Craig Fowler looks at the many managers who’ve thoroughly impressed in Scottish football this season
There are seasons where trying to uncover a truly deserving Manager of the Year award winner is a laborious task. Nobody stands out and the PFA Scotland members end up voting for someone who wins the second tier with the biggest budget of any club to have ever played at that level because they won a semi-final or something.
Well, it’s safe to say that 2017/18 is not one of those seasons. The standard of management really seems to have risen in the Ladbrokes Premiership this term with a few teams playing well above their pre-season projections. But the coaching excellence is far from limited to the top flight, as you’ll soon see.
Brendan Rodgers (Celtic)
On the one hand, his side have not performed as well as last season. Unless they win the final four games, the Champions-elect will have gone through the entire league campaign without registering more than three consecutive wins. It’s quite the drop off from the Invincibles, and downturns are not typically rewarded with end-of-season individual accolades.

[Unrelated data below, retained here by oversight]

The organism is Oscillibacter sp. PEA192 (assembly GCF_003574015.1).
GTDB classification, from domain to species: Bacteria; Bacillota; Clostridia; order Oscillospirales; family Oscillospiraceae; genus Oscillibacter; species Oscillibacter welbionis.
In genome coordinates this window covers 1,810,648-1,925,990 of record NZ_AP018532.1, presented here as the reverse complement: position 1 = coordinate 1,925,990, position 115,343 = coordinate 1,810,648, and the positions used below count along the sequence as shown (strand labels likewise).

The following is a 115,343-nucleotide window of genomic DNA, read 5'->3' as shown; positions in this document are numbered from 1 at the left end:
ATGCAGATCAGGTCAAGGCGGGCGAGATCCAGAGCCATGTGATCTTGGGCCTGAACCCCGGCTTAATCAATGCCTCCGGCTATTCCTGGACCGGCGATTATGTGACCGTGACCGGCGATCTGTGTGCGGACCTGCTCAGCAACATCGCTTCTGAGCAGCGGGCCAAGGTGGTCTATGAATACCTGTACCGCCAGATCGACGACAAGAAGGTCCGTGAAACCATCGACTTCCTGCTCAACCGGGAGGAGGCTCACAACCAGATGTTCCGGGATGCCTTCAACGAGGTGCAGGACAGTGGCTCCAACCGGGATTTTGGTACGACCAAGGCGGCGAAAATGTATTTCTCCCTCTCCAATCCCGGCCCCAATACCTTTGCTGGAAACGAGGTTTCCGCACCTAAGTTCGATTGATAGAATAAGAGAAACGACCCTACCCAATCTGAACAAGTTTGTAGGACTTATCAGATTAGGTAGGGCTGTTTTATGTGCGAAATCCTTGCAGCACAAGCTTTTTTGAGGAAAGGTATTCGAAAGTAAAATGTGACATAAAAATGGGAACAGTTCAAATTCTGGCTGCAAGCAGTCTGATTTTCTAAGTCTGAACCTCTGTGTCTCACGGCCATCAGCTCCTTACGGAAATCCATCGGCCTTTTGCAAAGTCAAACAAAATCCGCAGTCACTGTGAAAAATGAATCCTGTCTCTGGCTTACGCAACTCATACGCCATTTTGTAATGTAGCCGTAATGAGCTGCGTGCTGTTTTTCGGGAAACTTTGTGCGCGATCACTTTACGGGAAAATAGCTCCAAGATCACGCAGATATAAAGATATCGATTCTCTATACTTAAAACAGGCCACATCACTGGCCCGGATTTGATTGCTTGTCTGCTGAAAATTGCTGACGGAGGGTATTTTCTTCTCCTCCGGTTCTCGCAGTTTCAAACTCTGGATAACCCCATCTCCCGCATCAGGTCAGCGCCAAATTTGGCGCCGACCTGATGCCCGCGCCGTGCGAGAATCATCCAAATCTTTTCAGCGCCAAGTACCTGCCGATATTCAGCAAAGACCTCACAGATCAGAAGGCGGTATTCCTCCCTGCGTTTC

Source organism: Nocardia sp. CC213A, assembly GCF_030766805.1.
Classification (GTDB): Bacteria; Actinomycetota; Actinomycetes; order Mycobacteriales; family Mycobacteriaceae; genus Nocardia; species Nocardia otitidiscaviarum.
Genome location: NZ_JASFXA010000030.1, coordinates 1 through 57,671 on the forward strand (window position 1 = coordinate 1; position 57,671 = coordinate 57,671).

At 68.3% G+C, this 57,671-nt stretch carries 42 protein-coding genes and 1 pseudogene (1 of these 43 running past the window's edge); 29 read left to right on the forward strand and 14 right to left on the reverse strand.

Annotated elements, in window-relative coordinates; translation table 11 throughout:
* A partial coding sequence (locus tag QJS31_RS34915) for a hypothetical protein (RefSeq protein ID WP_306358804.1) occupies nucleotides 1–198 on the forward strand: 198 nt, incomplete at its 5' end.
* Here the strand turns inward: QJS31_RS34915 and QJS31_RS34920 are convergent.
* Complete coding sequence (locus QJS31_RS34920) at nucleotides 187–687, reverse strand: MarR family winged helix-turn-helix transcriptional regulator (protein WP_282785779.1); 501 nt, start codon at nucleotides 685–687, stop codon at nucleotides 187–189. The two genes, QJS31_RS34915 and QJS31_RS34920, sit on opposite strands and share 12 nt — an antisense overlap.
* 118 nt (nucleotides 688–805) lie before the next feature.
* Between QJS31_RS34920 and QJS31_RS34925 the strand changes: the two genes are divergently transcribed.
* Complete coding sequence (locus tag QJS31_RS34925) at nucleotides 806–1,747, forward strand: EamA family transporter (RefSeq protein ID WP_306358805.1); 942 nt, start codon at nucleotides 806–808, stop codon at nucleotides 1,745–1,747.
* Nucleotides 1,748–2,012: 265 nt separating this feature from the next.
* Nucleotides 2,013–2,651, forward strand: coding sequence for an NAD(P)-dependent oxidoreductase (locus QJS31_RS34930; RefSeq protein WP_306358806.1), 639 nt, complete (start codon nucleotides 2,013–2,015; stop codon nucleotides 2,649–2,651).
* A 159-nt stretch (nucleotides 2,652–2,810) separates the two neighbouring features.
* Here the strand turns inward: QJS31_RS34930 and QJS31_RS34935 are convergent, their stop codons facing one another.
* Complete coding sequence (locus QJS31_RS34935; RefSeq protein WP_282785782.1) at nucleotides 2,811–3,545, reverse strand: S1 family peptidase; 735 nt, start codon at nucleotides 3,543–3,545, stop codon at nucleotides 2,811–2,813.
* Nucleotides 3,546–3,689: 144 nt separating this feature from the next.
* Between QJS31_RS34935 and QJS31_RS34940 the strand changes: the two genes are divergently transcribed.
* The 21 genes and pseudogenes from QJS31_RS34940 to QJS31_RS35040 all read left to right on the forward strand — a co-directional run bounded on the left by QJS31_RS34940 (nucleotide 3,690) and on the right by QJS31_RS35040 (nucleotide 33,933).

On the other hand, it’s quite likely Celtic are going to win back-to-back trebles, which would make them the first team in the history of Scottish football to have done so.
Yes, they haven’t been at their scintillating best. Yes, a number of players have regressed. Yes, there have been defensive issues Rodgers has failed to address all season. However, a treble is a treble.
Neil Lennon (Hibs)
When Lennon boasted, after a Scottish Cup semi-final defeat to Aberdeen, that Hibs should be looking to finish second in the Ladbrokes Premiership in their first season back in the top flight, many would have been forgiven for allowing themselves a smirk at the bold ambition. This was a team that, while not stumbling to the Championship crown, certainly didn’t capture the second tier title with the flourish that Hearts and Rangers had the seasons prior. And yet, here we are. Four games are left and Lenny’s charges have a chance of pulling off such a feat.
Steve Clarke (Kilmarnock)
What else is there to say about Clarke that hasn’t been said already? Kilmarnock have been completely transformed under his stewardship, going from relegation candidates in October to contenders for Europe within six mid-season months. Last week’s results have probably pushed a top four spot just out of reach, but it’s still been a phenomenal turnaround nonetheless.
He’s been the most popular name associated with the award. Whether he wins it or not will depend on the voters and if they rate trophies above the most impressive league campaign.
Stephen Robinson (Motherwell)
Two cup finals for a provincial club is some achievement in itself. But if he manages to actually go and win one of them, well, then he should be seriously considered for the writers award having missed out on a spot in the PFA Scotland final four.